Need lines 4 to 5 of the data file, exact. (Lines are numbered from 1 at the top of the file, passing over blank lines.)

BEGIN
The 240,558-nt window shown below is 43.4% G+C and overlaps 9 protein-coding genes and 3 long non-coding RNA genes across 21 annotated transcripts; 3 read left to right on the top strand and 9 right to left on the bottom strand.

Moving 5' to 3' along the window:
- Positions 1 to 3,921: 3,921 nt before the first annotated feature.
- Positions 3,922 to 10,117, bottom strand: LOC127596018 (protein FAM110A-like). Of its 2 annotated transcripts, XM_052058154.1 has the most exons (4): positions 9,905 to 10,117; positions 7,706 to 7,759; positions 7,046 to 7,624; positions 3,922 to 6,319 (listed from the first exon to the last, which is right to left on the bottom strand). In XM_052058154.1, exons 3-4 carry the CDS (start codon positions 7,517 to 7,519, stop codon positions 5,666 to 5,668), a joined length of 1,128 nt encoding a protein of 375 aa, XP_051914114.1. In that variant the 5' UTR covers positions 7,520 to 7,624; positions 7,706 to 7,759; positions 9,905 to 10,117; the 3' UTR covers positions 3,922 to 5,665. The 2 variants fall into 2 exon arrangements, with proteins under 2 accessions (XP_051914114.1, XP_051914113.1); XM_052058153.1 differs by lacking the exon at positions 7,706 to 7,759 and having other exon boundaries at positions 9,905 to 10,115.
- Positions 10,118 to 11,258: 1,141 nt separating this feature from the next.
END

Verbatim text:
- Positions 3,922 to 10,117, bottom strand: LOC127596018 (protein FAM110A-like). Of its 2 annotated transcripts, XM_052058154.1 has the most exons (4): positions 9,905 to 10,117; positions 7,706 to 7,759; positions 7,046 to 7,624; positions 3,922 to 6,319 (listed from the first exon to the last, which is right to left on the bottom strand). In XM_052058154.1, exons 3-4 carry the CDS (start codon positions 7,517 to 7,519, stop codon positions 5,666 to 5,668), a joined length of 1,128 nt encoding a protein of 375 aa, XP_051914114.1. In that variant the 5' UTR covers positions 7,520 to 7,624; positions 7,706 to 7,759; positions 9,905 to 10,117; the 3' UTR covers positions 3,922 to 5,665. The 2 variants fall into 2 exon arrangements, with proteins under 2 accessions (XP_051914114.1, XP_051914113.1); XM_052058153.1 differs by lacking the exon at positions 7,706 to 7,759 and having other exon boundaries at positions 9,905 to 10,115.
- Positions 10,118 to 11,258: 1,141 nt separating this feature from the next.